Landscape Uses:Firewood, Aggressive surface roots possible, Pollard, Screen. Of easy cultivation, it prefers a good moist well-drained soil but thrives in any soil[11, 17]. Grows well in heavy clay soils. Prefers a sunny position but tolerates some shade[11, 200]. One report says that plants tolerate chalky soils[200], but another says that plants can develop chlorosis as a result of iron deficiency when they are grown in alkaline soils. Trees are very tolerant of atmospheric pollution[226]. The Norway maple is a quick-growing tree that has been widely planted in Britain and is more or less naturalized. There are many named forms that have been selected for their ornamental value[11]. Norway maple is a bad companion plant, inhibiting the growth of nearby plants[18, 20]. The leaves are seldom eaten or defaced by insects because the tree contains a sharp milky juice that they dislike[4]. Trees take 30 years to produce seed[98]. Special Features: Not North American native, Invasive, Naturalizing, Attractive flowers or blooms.

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Propagation

Seed - best sown as soon as it is ripe in a cold frame, it usually germinates in the following spring. Pre-soak stored seed for 24 hours and then stratify for 2 - 4 months at 1 - 8°c. It can be slow to germinate. The seed can be harvested 'green' (when it has fully developed but before it has dried and produced any germination inhibitors) and sown immediately. It should germinate in late winter. If the seed is harvested too soon it will produce very weak plants or no plants at all[80, 113]. When large enough to handle, prick the seedlings out into individual pots and grow them on until they are 20cm or more tall before planting them out in their permanent positions. Layering, which takes about 12 months, is successful with most species in this genus. Cuttings of young shoots in June or July. The cuttings should have 2 - 3 pairs of leaves, plus one pair of buds at the base. Remove a very thin slice of bark at the base of the cutting, rooting is improved if a rooting hormone is used. The rooted cuttings must show new growth during the summer before being potted up otherwise they are unlikely to survive the winter. Cultivars can be budded onto rootstocks of the species. Any grafting is best carried out in September rather than February.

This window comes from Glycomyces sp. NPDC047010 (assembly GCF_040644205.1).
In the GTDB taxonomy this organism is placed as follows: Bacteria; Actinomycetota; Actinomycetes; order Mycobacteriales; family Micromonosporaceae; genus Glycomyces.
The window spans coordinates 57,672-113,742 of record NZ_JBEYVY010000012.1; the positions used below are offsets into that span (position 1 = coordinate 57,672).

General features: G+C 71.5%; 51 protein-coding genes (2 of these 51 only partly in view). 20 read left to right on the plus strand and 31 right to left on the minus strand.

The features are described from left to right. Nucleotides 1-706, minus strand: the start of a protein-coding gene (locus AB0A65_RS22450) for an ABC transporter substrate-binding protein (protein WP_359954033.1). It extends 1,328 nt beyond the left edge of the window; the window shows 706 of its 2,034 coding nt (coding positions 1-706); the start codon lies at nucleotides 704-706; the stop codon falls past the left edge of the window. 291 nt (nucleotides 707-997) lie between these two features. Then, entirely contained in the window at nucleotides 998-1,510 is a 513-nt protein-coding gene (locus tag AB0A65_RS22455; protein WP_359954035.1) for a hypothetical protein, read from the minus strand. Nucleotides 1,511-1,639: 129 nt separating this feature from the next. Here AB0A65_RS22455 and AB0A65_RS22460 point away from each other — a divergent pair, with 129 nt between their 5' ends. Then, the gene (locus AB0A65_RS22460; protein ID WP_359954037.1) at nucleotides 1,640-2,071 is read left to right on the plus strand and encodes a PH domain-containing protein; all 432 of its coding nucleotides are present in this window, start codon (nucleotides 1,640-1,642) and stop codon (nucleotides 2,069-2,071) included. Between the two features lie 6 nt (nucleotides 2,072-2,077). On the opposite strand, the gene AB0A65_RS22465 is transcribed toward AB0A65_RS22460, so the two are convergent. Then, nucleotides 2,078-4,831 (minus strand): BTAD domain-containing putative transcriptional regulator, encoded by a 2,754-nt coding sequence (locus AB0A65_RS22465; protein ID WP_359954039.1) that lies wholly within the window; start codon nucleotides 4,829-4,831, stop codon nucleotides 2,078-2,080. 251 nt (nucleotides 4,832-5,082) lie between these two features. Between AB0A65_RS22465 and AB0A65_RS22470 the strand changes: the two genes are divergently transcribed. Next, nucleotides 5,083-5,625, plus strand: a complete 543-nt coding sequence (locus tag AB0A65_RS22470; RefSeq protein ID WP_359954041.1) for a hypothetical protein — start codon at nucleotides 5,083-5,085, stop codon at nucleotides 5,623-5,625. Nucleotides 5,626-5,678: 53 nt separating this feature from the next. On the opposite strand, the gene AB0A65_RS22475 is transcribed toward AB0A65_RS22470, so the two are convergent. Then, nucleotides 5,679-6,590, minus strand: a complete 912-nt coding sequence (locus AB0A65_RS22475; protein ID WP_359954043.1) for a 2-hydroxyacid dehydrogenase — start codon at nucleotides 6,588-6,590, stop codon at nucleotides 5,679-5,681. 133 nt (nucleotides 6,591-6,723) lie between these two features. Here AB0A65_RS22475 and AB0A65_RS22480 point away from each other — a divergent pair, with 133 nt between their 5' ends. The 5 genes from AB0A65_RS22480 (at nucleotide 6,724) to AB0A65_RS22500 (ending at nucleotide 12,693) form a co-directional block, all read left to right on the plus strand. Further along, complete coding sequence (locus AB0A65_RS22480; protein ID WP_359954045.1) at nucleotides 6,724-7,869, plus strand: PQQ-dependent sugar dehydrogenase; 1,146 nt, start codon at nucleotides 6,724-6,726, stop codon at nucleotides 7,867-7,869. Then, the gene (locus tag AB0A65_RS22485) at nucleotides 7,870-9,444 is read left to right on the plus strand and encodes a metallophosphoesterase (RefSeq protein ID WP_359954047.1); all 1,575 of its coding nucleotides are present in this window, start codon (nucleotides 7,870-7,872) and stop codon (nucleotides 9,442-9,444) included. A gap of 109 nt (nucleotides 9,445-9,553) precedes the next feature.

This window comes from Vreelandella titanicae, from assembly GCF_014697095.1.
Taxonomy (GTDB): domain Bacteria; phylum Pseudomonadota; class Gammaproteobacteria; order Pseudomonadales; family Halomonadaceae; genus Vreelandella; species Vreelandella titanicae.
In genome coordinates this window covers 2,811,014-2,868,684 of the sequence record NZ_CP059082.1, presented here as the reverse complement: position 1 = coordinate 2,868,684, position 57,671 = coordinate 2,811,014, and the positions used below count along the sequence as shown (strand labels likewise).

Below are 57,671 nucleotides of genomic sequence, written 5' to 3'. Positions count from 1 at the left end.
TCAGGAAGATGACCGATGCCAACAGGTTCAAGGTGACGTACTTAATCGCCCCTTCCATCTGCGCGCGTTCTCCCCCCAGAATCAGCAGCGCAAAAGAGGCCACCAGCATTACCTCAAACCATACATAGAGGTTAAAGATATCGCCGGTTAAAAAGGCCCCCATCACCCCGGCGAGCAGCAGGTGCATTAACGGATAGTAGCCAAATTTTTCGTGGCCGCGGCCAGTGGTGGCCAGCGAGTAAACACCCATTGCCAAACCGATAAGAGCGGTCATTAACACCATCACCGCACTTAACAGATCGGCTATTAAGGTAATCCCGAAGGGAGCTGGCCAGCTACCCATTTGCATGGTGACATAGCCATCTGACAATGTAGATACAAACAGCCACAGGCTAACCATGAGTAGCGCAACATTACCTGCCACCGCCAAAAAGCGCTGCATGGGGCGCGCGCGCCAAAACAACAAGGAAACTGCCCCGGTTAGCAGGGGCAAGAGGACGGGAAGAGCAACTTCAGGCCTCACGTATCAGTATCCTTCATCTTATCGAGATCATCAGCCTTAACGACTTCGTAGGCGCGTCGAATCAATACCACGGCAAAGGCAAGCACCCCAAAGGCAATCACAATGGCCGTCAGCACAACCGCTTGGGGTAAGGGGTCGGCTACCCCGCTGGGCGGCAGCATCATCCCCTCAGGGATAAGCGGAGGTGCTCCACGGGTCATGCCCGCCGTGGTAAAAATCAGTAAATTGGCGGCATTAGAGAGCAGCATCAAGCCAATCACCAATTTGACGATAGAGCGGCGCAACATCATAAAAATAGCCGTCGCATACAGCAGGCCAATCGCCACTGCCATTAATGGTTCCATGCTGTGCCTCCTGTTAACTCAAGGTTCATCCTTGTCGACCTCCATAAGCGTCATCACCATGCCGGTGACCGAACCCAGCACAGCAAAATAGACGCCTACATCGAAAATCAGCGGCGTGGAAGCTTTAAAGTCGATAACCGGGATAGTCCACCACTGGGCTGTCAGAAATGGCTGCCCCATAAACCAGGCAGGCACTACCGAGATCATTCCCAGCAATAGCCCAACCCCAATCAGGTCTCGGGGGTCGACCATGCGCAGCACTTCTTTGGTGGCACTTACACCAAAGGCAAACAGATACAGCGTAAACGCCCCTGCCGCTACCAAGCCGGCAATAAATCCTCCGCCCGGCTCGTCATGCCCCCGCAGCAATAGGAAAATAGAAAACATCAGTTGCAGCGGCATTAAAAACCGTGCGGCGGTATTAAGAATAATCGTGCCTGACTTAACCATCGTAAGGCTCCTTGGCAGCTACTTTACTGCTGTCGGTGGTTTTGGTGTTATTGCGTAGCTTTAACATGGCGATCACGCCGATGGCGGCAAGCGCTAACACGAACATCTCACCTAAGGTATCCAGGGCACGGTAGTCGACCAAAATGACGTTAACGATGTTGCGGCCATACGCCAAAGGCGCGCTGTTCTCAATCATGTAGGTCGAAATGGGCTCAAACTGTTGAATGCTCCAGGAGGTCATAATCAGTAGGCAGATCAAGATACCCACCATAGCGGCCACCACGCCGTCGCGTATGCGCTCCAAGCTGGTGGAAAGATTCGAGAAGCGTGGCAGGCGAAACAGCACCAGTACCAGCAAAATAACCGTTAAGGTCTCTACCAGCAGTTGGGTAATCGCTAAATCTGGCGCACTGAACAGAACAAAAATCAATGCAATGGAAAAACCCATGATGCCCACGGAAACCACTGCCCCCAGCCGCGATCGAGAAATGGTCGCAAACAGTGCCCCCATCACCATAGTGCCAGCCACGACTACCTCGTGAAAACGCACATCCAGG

Other Names

If available other names are mentioned here

Found In

Countries where the plant has been found are listed here if the information is available

Weed Potential

Right plant wrong place. We are currently updating this section. Please note that a plant may be invasive in one area but may not in your area so it’s worth checking.

This plant can be weedy or invasive in Northeast/Wisconsin. In Connecticut (Norway maple) is invasive but not banned. In Massachusetts (Norway maple) is Prohibited.

Conservation Status

IUCN Red List of Threatened Plants Status : This taxon has not yet been assessed.

Related Plants
Latin NameCommon NameEdibility RatingMedicinal Rating
Acer platanoidesNorway Maple, Harlequin Maple20

 

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Expert comment

Author

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Botanical References

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Readers comment

   Mon Nov 19 01:43:13 2001

You should add the reproductive cycle on here.

   Wed Feb 19 16:59:22 2003

The very dense canopy inhibits the growth of any plant other than its own seedlings.

   Mon Aug 30 23:11:19 2004

Acer platanoides is an invasive species in North America and can be detrimental to the native community.

Zepigi Pessina Marinella   Sun Oct 29 2006

Il Forum dei Funghi e Fiori in Italia - Micologia e Botanica scheda